Resectional surgery for malignant disease of abdominal digestive organs is not surgery of the organ itself, but also that of the mesenteric organ


Despite large strides in molecular oncology, surgery remains the bedrock in the management of visceral cancer. The primacy of surgery cannot be understated and a mesenteric (i.e. ontogenetic) approach is particularly beneficial to patients. Heald greatly advanced the management of rectal cancer with his description of the anatomical foundation of total mesorectal excision (TME), dramatically improving outcomes worldwide with this mesenteric-based approach. Moreover, complete mesocolic excision (CME) based on similar principles is becoming popular. Introduced by Hohenberger, CME resembles TME insofar as it emphasises strictly anatomical dissection along embryological planes to detach an intact (i.e. “complete”) mesentery with peritoneal envelope. CME also incorporates “central” vascular ligation (CVL) which broadly correlates with the “D3 lymphadenectomy” of Eastern literature. As many surgeons already practise anatomical and mesenteric-based surgery, it is unclear how the putative benefits of CME (including CVL) arise. Herein, we argue that these may relate to a more extensive resection of the mesentery, and thus mesenteric tumour deposits within the connective tissue lattice of the mesentery, and not necessarily the lymphadenectomy alone. We believe the connective tissue interface between the bowel wall and mesentery provides an alternative mode of spread of pathogenic elements. Whilst this remains a suggestion only, it would explain the histological independence of tumour deposits and why a greater mesenterectomy could be associated with benefits in survival. If this argument holds, it follows that resectional surgery for digestive organ malignancy is not surgery of the organ itself (or lymphatics only), but also that of the contiguous mesentery.


Colorectal cancer is the second commonest cause of cancer death in the UK, posing an enormous burden to patients, families and the economy in general. Despite many major advances in screening, treatment and heightened community awareness, 20% of patients still present with advanced disease. Whilst combination chemotherapy and multi-modal surgery (liver surgery, thoracic surgery, cytoreductive surgery and hyperthermic intraperitoneal chemotherapy) can extend life, stage IV disease does, in general, have a poorer long-term prognosis. In contrast, non-metastatic cases have an excellent probability of local control and cure, if careful case selection and high-quality surgery are employed.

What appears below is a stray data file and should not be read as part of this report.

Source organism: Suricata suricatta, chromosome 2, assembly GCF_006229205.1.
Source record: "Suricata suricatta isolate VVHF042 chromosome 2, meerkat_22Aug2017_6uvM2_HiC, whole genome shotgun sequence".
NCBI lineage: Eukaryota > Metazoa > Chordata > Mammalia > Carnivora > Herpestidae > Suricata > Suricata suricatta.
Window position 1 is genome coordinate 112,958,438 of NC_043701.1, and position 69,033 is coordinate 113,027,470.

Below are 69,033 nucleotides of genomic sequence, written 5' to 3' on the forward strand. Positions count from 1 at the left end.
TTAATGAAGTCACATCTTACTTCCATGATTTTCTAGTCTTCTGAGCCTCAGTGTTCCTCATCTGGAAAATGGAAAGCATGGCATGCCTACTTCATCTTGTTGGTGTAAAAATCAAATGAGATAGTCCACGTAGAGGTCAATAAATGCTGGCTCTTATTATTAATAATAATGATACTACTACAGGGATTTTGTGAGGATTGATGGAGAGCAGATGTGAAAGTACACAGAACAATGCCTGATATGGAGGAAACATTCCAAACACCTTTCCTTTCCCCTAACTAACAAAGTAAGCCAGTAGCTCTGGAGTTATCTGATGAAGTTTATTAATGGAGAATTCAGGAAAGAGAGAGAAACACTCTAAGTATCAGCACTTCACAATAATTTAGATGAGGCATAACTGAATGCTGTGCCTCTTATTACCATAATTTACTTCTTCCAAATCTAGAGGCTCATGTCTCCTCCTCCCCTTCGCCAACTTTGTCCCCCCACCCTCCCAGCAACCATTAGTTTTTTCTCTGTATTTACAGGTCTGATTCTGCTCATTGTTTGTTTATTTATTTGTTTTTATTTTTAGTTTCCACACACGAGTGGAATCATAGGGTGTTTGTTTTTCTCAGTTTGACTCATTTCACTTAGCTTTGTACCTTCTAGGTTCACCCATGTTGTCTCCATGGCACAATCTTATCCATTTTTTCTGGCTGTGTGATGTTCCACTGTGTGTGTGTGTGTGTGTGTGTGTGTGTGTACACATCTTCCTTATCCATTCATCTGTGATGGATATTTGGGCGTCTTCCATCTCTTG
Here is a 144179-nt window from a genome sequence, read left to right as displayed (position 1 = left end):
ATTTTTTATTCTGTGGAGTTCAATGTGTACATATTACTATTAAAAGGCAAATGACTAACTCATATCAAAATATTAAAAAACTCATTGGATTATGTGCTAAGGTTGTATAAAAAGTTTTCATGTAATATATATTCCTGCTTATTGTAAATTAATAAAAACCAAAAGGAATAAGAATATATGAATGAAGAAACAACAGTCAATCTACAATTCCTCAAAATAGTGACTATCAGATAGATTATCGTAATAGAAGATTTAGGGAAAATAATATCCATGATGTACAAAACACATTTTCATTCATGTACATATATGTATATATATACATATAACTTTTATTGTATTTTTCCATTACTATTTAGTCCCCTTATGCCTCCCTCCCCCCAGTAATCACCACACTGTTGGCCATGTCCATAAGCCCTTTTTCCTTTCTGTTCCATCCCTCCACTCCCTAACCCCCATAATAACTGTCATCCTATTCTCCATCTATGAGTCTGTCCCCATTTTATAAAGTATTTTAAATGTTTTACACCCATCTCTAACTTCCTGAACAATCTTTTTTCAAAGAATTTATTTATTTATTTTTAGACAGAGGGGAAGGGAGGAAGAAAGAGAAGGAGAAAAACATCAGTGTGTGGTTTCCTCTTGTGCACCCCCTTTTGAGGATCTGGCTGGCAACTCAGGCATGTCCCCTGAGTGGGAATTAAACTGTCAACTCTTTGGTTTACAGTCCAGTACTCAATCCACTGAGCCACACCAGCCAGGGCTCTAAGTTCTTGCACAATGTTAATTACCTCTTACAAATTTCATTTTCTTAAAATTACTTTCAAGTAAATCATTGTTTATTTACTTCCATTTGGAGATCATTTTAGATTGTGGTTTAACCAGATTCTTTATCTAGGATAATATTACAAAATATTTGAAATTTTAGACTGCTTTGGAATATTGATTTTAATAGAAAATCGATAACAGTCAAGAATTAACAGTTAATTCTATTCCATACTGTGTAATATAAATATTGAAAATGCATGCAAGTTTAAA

Despite the era of biological chemotherapy, surgery remains the cornerstone of treatment in the management of visceral cancer. Recent reports indicate that 80% of all cases of cancer will need surgery and some several times [1]. There is no doubt as to the primacy of mesenteric-based resectional surgery in the management of colon and rectal cancer [2]. Increasing data now also support the adoption of mesenteric-based approaches in oesophageal, gastric and pancreatic cancer [3].

(“Bill”) Heald emphasised anatomical anatomical-based resection of the mesorectum as part of rectal resection in the surgical management of rectal cancer [4]. Prior to this, blunt extirpation of the rectum was the widespread (though not global) practice. Indeed in some domains, non-anatomical and non-mesenteric-based surgery is still practised, in particular in the emergency setting. Heald emphasised accessing the interface between the mesentery and fascia and separating both sharply. The zone was termed the “Holy Plane” and separation of components of the plane was later termed “mesofascial separation” [5]. Despite initial scepticism and sometimes incredulity at the dramatic improvements associated with total mesorectal excision (TME), it is now widely accepted as the gold standard approach.

The embryological and anatomical principles of TME were later extended to surgery for colon cancer, which had experienced a worse overall outcome compared with rectal cancer. Professor Werner Hohenberger described complete (i.e. intact) mesocolic excision and central vascular ligation (i.e. ligation of draining veins at their junction with the superior mesenteric vein) in 2009 [6]. His group demonstrated that adoption of CME was associated with a reduction in the local recurrence (LR) rate from 6.5 to 3.6% and increased-year cancer-related survival from 82.1 to 89.1% in Erlangen from 1978–1984 to 1995–2002.

What is the exact reason for these results?


Complete mesocolic excision is described by Hohenberger as “a surgical technique with sharp dissection of the visceral plane from the retroperitoneal one, aiming to avoid any breaching of the visceral fascia layer, which potentially may lead to tumour spread within the peritoneal cavity”.